Five reasons why you suck at your job (and how to fix them)
How do you know if you suck at your job? Unfortunately, many employees only discover this at year-end performance review time and haven’t had the opportunity to improve. Even worse, some people only find out that they suck at their job when they’re let go. Don’t find yourself in these types of situations! To learn why you suck at your job and how to fix it, keep reading.
Obtain the necessary education and credentials
Problem: Perhaps you simply do not know how to do certain aspects of your job, so you either aren’t performing those tasks to your full potential, or you try to pass them off on someone else. While you can get away with this for a while, sooner or later, others, including your boss, will catch on.
Solution: Ask yourself honestly: out of all your responsibilities, what DON’T you know how to do or do well? What do you find yourself relying on others to get done for you, when it’s really part of your job? Commit to learning and improving those skillsets, through courses, mentoring, or simply asking someone how it’s done. You’ll show initiative, develop more marketable skills, and your colleagues will certainly take note.
Problem: When something goes wrong on the job, the first instinct is often to deflect blame. Most people can see through this, including your manager. Over time, the costs of this can take its toll on your reputation and credibility within the office (and if it’s bad enough, within the industry).
Solution: Create a habit whereby you take full ownership for your mistakes and your role in anything that may have gone wrong. The best thing to do is to acknowledge it, and come prepared with solutions.
Update your skills and knowledge
Problem: Some industries are constantly evolving and the best employees are those that keep up to date on the latest changes and trends. If you feel that because this isn’t an official part of your job description, you’re not obligated to keep your credentials and industry knowledge up to date, then your skills and knowledge can be perceived as out of date.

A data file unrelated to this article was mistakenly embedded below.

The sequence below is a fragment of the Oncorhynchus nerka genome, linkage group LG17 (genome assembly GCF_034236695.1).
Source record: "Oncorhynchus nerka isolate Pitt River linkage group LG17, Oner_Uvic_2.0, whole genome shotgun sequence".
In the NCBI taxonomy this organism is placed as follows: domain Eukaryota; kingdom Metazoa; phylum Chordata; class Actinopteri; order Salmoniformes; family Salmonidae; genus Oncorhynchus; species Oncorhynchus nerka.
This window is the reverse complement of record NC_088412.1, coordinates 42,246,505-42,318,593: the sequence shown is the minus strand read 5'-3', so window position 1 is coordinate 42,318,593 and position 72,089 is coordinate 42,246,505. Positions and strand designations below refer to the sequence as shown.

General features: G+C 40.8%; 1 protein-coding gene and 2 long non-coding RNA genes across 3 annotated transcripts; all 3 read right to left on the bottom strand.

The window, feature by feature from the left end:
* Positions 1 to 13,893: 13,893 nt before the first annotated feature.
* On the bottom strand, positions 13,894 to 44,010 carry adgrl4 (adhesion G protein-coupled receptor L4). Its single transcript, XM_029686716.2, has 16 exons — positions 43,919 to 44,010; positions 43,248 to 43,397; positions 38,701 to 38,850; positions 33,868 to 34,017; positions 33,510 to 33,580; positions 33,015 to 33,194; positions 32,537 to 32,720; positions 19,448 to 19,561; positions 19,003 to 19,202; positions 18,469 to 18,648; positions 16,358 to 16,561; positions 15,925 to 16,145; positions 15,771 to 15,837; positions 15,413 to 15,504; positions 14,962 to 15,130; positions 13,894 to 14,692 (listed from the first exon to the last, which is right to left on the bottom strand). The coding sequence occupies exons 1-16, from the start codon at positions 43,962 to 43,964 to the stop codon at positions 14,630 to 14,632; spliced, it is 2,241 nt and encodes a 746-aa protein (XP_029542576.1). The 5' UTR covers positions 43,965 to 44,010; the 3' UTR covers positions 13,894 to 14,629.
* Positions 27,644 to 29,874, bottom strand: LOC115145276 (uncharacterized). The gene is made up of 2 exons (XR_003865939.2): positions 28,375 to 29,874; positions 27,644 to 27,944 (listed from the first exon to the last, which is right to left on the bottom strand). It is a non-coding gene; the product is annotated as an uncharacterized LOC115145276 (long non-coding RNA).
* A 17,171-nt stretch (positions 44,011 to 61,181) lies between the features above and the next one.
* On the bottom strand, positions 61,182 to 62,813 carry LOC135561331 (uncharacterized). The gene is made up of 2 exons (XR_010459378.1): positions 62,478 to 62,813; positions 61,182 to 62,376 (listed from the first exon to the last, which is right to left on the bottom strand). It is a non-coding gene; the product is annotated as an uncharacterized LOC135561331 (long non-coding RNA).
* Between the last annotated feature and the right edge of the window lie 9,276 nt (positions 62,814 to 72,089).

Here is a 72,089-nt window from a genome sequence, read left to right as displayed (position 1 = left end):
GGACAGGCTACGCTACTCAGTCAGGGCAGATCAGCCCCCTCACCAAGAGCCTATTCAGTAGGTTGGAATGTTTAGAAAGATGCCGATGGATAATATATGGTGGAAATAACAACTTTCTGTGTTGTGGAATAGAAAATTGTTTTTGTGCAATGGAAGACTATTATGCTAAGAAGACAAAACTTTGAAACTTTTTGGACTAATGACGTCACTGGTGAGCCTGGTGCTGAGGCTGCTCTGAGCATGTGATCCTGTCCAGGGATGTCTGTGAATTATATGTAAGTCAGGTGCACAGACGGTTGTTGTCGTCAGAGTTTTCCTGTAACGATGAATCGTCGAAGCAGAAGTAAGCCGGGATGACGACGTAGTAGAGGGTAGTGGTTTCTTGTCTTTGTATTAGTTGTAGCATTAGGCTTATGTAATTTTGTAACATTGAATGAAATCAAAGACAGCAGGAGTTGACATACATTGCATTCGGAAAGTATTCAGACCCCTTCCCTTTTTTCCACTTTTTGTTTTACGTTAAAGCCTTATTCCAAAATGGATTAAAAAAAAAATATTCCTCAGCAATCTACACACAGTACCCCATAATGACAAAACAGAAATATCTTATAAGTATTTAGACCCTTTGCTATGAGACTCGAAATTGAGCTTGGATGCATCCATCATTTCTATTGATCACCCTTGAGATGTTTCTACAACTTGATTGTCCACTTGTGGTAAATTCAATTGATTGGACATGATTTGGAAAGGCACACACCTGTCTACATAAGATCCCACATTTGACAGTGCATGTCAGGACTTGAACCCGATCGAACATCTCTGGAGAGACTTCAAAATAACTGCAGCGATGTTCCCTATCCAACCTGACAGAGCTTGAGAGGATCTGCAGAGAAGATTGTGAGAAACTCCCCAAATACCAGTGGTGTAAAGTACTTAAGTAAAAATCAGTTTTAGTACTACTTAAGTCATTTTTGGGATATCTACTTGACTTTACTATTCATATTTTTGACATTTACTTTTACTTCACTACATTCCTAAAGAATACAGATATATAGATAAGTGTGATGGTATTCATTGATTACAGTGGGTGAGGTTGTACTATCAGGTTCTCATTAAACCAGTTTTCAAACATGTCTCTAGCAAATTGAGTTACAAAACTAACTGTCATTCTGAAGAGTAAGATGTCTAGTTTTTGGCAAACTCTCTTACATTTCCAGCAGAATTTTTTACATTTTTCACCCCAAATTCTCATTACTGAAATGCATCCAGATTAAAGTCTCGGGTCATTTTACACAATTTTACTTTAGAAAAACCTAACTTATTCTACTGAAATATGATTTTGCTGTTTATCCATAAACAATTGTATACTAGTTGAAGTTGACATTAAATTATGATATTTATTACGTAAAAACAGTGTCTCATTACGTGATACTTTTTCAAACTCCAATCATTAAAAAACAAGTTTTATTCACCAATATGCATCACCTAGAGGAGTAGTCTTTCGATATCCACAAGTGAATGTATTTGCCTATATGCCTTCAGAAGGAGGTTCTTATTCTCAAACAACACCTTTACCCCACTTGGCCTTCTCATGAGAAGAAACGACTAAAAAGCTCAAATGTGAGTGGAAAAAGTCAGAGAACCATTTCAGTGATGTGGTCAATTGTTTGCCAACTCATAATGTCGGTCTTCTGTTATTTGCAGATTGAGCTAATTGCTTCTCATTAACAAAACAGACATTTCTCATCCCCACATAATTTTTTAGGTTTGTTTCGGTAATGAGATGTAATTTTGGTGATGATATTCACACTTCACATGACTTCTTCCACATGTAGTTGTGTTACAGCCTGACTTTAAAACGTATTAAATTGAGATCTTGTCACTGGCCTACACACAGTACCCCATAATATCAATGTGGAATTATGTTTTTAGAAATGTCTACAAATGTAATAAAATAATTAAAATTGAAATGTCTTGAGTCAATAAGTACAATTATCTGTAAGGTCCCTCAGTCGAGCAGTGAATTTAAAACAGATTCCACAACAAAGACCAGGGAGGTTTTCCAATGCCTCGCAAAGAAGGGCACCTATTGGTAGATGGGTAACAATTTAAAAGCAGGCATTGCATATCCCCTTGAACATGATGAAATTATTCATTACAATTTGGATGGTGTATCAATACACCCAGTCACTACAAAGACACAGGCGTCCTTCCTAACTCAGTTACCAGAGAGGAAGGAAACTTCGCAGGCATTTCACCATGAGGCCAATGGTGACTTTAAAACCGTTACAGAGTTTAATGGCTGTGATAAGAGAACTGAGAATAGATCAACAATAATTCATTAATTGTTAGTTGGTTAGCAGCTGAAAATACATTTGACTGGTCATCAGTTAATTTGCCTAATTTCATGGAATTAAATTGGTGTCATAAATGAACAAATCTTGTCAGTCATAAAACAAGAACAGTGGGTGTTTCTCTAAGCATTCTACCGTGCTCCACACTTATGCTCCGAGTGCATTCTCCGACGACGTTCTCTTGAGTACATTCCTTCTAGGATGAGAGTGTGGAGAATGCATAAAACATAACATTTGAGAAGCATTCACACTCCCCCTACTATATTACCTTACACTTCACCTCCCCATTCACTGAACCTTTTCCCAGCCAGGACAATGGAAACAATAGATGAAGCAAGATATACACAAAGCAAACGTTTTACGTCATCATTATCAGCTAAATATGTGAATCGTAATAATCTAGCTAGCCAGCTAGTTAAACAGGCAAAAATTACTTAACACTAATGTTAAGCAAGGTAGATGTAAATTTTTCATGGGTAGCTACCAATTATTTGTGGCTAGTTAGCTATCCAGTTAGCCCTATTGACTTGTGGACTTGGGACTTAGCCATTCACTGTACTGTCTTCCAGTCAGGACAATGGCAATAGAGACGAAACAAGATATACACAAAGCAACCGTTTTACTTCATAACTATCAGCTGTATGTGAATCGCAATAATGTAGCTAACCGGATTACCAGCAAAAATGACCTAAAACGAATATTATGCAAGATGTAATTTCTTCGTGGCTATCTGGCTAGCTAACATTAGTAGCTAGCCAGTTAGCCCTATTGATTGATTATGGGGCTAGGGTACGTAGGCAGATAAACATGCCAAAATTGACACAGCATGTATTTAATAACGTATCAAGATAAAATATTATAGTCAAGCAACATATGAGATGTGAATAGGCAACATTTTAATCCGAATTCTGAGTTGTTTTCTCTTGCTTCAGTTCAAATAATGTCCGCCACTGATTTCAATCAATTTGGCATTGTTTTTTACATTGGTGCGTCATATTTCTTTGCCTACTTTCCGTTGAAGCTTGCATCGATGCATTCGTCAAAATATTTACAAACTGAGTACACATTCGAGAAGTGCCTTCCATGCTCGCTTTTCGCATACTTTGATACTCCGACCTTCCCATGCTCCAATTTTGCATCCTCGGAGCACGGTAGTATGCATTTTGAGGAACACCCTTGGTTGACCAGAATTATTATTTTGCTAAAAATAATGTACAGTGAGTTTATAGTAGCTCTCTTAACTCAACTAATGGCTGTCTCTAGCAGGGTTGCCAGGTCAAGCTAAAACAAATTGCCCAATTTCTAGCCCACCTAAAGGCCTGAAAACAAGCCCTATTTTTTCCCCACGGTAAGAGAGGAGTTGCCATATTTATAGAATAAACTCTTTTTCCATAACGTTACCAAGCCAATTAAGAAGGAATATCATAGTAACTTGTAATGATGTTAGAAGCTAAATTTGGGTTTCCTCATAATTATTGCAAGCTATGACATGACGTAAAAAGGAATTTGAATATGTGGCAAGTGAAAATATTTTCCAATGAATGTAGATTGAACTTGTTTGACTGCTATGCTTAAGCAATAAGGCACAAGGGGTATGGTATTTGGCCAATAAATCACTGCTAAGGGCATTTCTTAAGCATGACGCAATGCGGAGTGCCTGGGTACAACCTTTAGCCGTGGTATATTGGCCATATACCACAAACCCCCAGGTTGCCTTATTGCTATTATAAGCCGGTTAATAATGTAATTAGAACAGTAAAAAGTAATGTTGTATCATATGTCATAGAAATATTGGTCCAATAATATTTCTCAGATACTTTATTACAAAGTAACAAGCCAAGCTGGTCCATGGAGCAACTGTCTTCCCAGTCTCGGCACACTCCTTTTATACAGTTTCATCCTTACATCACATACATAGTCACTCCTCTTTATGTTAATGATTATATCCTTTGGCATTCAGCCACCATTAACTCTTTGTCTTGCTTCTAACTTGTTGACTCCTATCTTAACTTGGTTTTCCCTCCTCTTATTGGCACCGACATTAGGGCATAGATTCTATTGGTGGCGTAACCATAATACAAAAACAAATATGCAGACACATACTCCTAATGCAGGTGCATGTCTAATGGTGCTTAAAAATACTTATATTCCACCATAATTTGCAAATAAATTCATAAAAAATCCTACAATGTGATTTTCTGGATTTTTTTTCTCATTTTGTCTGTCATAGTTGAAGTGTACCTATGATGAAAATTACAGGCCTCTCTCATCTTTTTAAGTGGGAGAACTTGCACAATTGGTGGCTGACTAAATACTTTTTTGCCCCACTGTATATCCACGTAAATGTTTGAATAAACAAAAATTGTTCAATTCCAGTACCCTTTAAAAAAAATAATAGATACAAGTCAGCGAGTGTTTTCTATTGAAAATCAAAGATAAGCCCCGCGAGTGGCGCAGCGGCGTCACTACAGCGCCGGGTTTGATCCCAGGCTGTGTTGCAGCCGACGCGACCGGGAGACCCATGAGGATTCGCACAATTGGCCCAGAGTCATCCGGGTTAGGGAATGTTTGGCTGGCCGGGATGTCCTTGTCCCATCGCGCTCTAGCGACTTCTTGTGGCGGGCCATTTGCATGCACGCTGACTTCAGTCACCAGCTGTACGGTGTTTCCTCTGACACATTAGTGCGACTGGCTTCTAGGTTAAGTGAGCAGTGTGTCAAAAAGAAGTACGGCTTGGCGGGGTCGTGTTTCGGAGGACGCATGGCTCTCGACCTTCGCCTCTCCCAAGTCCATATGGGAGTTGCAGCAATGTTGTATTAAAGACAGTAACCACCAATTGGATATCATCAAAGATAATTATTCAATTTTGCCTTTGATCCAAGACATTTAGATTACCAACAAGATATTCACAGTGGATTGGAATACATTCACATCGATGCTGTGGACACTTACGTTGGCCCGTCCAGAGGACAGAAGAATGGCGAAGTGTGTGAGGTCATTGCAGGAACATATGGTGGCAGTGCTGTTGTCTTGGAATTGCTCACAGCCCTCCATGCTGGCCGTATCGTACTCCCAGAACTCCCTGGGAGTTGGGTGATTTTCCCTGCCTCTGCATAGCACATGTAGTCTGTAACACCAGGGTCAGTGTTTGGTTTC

Solution: Keep your skills and knowledge current by joining an industry association, upgrading your skills through courses, and regularly reading industry news and journals online. Your ideas will be fresher, you’ll contribute more, and those contributions will be perceived as being more ‘relevant’ to your position.
Ask for feedback
Problem: If you’re not receiving regular feedback, don’t assume that everything is fine. It might not be. You could actually be doing things that are slowly taking you off course in terms of performance and career advancement.
Solution: Always ask for feedback from your manager, on every project you’re working on and situations you are charged with managing. If you haven’t already, set up weekly meetings with your manager and ask them directly how they thought you handled certain projects and situations and ask if they have any insights for areas of improvement. Don’t forget to actually use their valuable advice!
Problem: You’re afraid to say “no” so you take on more and more work, and eventually you find yourself overwhelmed and unable to focus on your core responsibilities, and even meet deadlines.
Solution: Learn to say no or manage expectations. There are many resources out there that tell you how to say no in a firm, but positive way. However, if you do find it hard to say no, then learn how to better manage expectations. For example, instead of flat out telling a colleague or a friend that you are unable to do something or agree to take it on when you have a more pressing deadline, let them know that you are willing to complete the request in a way that works best for you and your current load. That could mean pushing back the deadline, or requesting additional help and support.
The good news is, that on some level, you were hired for a reason and it is possible to improve and actually become excellent at your job, which will not only ensure that you stay employed, but will open the doors to new opportunities.
Melissa Allen writes for Workopolis and appears on the Workopolis 180. She tweets @manifique.
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